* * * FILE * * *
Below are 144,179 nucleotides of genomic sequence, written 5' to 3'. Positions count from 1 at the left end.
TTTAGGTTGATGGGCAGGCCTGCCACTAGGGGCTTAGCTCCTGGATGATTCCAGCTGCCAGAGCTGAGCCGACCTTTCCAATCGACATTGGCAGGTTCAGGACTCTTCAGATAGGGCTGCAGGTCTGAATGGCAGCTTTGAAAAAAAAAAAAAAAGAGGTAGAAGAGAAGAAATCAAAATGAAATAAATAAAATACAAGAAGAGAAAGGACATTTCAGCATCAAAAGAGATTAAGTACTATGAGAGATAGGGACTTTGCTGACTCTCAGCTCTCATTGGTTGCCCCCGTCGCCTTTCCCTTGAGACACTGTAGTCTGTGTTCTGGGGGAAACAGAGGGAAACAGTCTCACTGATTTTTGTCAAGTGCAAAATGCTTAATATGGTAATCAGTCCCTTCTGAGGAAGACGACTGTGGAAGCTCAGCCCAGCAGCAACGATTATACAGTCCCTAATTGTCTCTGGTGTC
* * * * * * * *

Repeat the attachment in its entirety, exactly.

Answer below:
Below are 144,179 nucleotides of genomic sequence, written 5' to 3'. Positions count from 1 at the left end.
TTTAGGTTGATGGGCAGGCCTGCCACTAGGGGCTTAGCTCCTGGATGATTCCAGCTGCCAGAGCTGAGCCGACCTTTCCAATCGACATTGGCAGGTTCAGGACTCTTCAGATAGGGCTGCAGGTCTGAATGGCAGCTTTGAAAAAAAAAAAAAAAGAGGTAGAAGAGAAGAAATCAAAATGAAATAAATAAAATACAAGAAGAGAAAGGACATTTCAGCATCAAAAGAGATTAAGTACTATGAGAGATAGGGACTTTGCTGACTCTCAGCTCTCATTGGTTGCCCCCGTCGCCTTTCCCTTGAGACACTGTAGTCTGTGTTCTGGGGGAAACAGAGGGAAACAGTCTCACTGATTTTTGTCAAGTGCAAAATGCTTAATATGGTAATCAGTCCCTTCTGAGGAAGACGACTGTGGAAGCTCAGCCCAGCAGCAACGATTATACAGTCCCTAATTGTCTCTGGTGTC